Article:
Thinking like an engineer

Thinking like an engineer

For most of my life (little did I know) I have been fascinated with how to make tasks and process easier, faster, better, etc.  Never did I stop to think that this thought process actually had a title.  It was at a PDCA (Paint & Decorating Contractors of America) expo event that I was teaching a class on building systems for a painting business when someone in the audience asked me “if I was a programmer or if I had any coding background?”  I stated I did not but that I simply like to flow charts, process maps, then dissect and make those processes more efficient through technology (software).  

In college I started down the path of being a computer science major but moved away from it as I was more interested in the entrepreneurship aspect of business management.  I at the time (2002) had no idea of what was to come of the next 16 years.  When I finally graduated after numerous years of traveling the world, snowboarding most of my winter and spring terms of college away I started my first business.  A painting business.  In 2008 I started the painting business and learned fast that technology was not ready for travel salesperson going door to door.  I had a mobile printer that I would plug into a converter in my car and hook up to my PC laptop that was just about the size of my passenger seat.  None the less my customers would receive an estimate on the spot printed on paper and customized based on the project.  I thought I was pretty cool…lol.  Well in 2008 with the real estate bubble bursting it didn’t really matter what kind of technology or experience you were offering.  The construction industry in general was working for free or at cost just to stay working.  I fell victim to the rat race of fastest company to the bottom.  I luckily had very little overhead since it was just myself painting, and I had bartending/waiting tables job at night that kept my bills paid.  Fast forward two years later and I had four employees and a rapidly growing business.  My company was growing at a rate of 400% year on year, and it was out of control.  I learned that in the painting business the during this rapid growth time that my supply of time was my biggest hurdle.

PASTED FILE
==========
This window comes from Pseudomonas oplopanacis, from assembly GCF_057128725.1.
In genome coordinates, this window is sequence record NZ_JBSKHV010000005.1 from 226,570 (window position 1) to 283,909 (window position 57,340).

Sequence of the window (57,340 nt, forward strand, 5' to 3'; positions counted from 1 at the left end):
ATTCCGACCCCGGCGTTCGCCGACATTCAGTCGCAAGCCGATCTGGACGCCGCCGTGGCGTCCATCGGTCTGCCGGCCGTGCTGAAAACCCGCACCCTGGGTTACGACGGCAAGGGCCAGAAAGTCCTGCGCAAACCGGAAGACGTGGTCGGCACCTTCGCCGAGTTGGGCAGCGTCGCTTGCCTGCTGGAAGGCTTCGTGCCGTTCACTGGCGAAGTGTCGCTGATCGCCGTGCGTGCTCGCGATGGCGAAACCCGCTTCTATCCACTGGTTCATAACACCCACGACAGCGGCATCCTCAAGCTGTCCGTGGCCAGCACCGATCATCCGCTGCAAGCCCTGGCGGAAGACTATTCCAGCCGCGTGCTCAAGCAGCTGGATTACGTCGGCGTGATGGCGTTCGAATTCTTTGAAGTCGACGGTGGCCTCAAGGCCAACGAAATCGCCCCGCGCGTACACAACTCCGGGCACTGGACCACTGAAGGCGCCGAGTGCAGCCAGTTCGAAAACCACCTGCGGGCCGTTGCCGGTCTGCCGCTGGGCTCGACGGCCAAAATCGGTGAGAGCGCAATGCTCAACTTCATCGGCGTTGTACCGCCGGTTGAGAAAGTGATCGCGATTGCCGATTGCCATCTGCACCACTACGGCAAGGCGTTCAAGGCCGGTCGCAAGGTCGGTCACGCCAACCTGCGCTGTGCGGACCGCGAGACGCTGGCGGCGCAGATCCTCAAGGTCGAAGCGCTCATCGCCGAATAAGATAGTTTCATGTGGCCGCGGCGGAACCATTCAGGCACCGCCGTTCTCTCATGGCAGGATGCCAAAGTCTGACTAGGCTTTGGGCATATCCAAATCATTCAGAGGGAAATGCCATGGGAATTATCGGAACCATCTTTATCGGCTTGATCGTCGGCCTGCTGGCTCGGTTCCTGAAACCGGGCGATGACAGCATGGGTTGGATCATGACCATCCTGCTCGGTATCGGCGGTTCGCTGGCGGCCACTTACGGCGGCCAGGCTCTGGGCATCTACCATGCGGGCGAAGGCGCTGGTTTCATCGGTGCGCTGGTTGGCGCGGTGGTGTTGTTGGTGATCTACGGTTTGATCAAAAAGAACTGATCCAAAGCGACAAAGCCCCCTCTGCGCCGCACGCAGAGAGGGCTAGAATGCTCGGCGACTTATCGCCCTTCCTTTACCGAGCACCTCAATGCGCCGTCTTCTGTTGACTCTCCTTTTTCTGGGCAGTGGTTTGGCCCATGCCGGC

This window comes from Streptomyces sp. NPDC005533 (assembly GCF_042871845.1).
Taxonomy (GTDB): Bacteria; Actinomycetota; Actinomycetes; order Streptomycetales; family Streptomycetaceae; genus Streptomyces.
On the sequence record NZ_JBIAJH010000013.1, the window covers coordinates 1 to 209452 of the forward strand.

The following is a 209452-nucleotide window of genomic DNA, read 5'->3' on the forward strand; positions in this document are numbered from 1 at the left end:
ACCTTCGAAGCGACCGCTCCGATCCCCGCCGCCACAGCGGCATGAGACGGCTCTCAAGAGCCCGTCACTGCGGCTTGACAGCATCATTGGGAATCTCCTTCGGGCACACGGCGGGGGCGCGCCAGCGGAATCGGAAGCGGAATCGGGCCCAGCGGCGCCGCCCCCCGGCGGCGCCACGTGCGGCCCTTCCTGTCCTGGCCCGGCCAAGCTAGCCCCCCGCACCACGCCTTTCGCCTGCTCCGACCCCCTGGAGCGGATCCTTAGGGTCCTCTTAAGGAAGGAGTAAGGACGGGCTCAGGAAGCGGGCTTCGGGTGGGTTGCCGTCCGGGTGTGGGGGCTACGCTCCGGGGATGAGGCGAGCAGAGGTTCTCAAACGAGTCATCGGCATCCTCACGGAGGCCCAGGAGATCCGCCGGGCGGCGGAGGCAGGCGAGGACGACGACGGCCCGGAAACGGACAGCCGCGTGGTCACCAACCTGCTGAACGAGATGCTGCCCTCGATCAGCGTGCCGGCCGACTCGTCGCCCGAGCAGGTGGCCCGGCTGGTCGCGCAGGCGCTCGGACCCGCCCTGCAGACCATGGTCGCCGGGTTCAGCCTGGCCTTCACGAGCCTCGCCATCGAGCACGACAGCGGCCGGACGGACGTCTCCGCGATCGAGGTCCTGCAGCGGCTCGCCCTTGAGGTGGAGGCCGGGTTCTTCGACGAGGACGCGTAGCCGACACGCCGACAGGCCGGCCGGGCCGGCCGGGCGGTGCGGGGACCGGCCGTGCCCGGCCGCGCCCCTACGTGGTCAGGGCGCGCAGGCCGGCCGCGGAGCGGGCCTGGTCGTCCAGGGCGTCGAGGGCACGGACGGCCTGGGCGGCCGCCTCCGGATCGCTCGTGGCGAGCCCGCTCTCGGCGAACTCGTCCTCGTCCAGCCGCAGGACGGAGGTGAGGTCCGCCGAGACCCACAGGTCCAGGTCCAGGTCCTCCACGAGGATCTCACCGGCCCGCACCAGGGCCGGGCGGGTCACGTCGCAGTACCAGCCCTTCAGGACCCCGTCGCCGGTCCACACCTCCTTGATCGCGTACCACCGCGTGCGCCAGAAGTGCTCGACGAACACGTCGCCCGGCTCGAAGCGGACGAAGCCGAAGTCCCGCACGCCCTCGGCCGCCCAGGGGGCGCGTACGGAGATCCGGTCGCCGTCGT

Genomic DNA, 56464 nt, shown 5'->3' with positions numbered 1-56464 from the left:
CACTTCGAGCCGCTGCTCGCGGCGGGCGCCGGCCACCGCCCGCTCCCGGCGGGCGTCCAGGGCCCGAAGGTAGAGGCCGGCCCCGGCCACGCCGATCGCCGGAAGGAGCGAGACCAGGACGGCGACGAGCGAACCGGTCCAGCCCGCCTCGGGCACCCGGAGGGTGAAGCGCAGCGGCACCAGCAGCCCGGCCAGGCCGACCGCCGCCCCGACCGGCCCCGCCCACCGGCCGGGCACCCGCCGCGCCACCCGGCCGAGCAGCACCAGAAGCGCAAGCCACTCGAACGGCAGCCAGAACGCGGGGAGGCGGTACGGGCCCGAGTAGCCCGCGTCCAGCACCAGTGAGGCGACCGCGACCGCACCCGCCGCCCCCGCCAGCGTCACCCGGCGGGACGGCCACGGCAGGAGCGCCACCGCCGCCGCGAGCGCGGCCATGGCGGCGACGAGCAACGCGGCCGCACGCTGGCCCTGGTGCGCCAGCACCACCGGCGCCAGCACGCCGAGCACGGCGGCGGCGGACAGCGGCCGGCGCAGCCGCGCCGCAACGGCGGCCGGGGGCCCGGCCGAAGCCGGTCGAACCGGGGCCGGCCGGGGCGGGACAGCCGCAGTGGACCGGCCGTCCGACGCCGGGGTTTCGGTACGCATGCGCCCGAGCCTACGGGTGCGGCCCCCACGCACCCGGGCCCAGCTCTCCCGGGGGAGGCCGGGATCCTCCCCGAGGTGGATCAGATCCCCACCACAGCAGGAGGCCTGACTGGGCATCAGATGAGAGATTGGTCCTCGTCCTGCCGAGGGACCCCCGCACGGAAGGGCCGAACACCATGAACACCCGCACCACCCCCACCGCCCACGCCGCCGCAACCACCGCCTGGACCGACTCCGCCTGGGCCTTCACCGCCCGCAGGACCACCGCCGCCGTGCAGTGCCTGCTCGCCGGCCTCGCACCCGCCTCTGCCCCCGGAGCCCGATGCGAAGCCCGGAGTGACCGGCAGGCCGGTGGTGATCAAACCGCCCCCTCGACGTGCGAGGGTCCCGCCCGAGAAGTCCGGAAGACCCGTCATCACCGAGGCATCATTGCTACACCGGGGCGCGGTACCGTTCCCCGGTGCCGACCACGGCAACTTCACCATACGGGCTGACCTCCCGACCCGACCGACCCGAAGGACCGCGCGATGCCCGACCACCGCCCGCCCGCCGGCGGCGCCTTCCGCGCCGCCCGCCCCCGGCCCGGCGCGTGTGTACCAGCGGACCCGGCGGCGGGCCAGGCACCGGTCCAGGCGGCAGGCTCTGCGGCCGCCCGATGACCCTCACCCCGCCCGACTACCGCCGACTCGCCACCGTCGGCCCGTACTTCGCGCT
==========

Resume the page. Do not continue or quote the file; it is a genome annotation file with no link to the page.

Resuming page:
It’s great to grow a business year on year, but with no plan and no controls set into place you are bound to go down a slippery slope.  When you are in the thick of the busy times you don’t have time to sit back and think about what you need to do in order to capture more of that time back in the day.  You wind up going down the gauntlet of working harder and harder, driving more and more, selling more, and coming home exhausted with still the paper work to do.  

This is where the engineer in you needs to step up and say “Stop”, “Hold-On”.  Of course it’s not possible if you are in the thick of it.  But imagine if you could work on this before you grow the business.  Imagine that you start at the finish line of what your successful business looks like and work your way backwards from success to start-up.  This little bit of advice would have altered my course of business, life, and decisions over the last 15 years.  You have it now, think about what your end goal is and work your way backwards to where you are today.

Being an engineer means you can map the journey of processes that you are working with.  As a business owner, entrepreneur, or engineer you have the ability to make or break your life journey.  Throughout this website I will provide hacks, integrations, processes, reviews, interviews, and who knows what.  I will do my best to identify what process in the engineer road map each falls into.  It will be up to you on how you will apply each and take the time to evaluate what you are doing now and if you are on the path to your end goal.  

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